In an effort to uncover uncollected revenue, Allegheny County Controller Mark Patrick Flaherty has begun conducting a review of the Office of Property Assessment's Homestead exclusion records to identify ineligible claims for exemption. Flaherty says that discussions with County Council led to legislation that clarifies the controller's authority to locate irregularities in the granting of homestead exemptions. Homestead exemptions are meant only for the primary residence of the property owner. In December 2003, Council and the County Executive approved a change to the Homestead Exclusion Act whereby the first $15,000 in assessed valued would be excluded from county property taxes. Flaherty says it's plausible that his initial review of Homestead Exclusions will result in the discovery of significant back taxes owed to the county. He says violators will first be sent a letter and if they don't respond Council and the Chief Executive can develop the mechanism to collect the back taxes. In addition, the penalty for filing a false applications is a fine up to $2,500. Flaherty estimates there are more than 100,000 properties that now received the Homestead exemption. Flaherty expects to complete the review in a couple of weeks.

Ferlo Promotes Single-Payer Health Care

Two advocates for new health care plans in Pennsylvania appeared in Homewood today. Pennsylvania Health Secretary Calvin Johnson and State Senator Jim Ferlo presented an $87,500 check to Alma Illery Primary Health Care Services. The money will be used to upgrade the facility's equipment.

But although the two officials appeared together today, they are far apart on the issue of health care reform. The Governor's "Cover All Pennsylvanians" proposal would extend health care coverage to more people who lack insurance. Ferlo says the state needs a fundamental overhaul in health care. He supports a single-payer system as he proposed in Senate Bill 300. Ferlo says the Medicare system demonstrates that government-provided health insurance can be cost-effective.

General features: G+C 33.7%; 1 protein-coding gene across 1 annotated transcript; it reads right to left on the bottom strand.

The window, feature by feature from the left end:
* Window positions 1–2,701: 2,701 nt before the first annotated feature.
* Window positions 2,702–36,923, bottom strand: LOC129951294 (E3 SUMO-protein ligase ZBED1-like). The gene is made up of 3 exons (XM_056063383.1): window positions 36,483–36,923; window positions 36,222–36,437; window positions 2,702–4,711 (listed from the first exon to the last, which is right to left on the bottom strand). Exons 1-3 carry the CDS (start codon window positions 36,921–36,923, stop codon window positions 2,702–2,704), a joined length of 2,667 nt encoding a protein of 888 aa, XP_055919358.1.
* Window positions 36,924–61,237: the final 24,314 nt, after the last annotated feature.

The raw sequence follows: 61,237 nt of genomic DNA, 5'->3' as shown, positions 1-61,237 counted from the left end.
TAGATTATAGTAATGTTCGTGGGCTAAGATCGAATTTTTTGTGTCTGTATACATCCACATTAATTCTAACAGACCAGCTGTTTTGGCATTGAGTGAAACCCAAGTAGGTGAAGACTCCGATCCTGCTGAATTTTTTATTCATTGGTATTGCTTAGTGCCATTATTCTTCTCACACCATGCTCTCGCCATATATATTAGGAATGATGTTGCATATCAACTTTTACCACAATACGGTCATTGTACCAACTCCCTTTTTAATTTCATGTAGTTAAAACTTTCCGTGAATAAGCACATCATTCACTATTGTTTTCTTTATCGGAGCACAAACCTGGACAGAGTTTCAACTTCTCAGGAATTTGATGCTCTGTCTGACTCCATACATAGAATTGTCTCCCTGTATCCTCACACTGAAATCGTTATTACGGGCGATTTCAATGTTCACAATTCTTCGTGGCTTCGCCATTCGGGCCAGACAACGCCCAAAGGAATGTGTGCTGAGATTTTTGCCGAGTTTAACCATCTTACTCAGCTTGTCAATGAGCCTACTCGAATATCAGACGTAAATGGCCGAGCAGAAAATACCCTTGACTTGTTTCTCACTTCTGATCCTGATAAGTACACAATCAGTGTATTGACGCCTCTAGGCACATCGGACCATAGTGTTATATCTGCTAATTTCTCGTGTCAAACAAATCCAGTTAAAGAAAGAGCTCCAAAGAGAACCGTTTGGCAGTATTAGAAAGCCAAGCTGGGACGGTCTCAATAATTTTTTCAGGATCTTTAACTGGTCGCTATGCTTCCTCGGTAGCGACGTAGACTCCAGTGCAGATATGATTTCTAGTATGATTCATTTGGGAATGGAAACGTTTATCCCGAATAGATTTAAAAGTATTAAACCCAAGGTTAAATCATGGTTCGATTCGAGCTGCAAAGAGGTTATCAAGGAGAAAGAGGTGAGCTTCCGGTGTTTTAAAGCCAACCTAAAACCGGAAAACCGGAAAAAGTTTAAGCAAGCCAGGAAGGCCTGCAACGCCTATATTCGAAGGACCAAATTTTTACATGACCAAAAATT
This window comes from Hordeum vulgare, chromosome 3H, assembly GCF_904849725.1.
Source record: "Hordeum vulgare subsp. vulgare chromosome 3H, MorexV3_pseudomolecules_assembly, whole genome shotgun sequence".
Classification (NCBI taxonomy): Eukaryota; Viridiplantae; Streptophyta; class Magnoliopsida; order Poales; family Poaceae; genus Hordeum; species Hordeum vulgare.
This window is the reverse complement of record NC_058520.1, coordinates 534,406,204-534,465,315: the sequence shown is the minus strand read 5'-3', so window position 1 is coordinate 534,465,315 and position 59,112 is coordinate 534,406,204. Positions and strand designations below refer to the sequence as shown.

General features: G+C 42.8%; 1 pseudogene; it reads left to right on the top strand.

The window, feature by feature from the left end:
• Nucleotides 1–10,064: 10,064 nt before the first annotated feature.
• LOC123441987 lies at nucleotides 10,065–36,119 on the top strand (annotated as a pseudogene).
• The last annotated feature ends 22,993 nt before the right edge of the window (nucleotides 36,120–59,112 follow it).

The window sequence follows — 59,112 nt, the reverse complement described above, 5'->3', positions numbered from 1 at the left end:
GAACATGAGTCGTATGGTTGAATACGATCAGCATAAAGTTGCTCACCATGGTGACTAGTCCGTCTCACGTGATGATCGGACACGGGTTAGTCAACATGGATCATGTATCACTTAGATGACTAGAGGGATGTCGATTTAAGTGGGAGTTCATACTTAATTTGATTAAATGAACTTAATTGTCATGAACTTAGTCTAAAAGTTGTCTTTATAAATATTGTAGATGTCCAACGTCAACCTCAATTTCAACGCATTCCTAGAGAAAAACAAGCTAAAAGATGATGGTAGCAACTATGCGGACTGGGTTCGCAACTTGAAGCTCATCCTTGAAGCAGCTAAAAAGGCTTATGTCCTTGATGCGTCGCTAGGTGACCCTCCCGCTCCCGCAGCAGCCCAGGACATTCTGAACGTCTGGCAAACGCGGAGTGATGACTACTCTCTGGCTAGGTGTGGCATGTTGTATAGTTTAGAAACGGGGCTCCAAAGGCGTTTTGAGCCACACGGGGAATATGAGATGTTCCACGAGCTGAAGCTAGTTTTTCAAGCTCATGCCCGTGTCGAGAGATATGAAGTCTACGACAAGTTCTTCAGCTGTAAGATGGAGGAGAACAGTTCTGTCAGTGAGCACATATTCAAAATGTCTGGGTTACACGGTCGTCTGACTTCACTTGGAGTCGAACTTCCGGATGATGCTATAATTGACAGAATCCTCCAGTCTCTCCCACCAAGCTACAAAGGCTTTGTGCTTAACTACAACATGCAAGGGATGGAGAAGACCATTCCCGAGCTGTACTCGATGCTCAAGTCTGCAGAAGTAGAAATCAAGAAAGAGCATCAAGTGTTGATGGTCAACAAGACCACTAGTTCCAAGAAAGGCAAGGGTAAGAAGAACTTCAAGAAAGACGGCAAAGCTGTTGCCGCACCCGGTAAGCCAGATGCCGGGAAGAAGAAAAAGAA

Pittsburgh is on short list for international convention

International Congress and Convention Association Executive Director Martin Sirk was in Pittsburgh for two days this week to finish his assessment of the city and its bid to host the 2011 ICCA convention. Pittsburgh is in the running against Dubai and Abu Dhabi, Saudi Arabia and Leipzig, Germany. Sirk says he has been impressed by the city and what it has to offer. He says the convention center and hotels are very nice but every city has those types of amenities. He says to succeed in the convention business today cities have to offer more. He says the organizations wooing conventions have to be top notch and have the ability work closely with clients. He says those groups also need to work closely with amenities and attractions in the region. Sirk says if a city is going to truly thrive in the convention game it needs to think globally and that is what Pittsburgh is doing. He says just by being one of three finalists the city has won. He says he and his staff work closely with the finalists to help them improve their bids and presentations and in doing that it helps the applicants fine-tune their presentations to other organizations.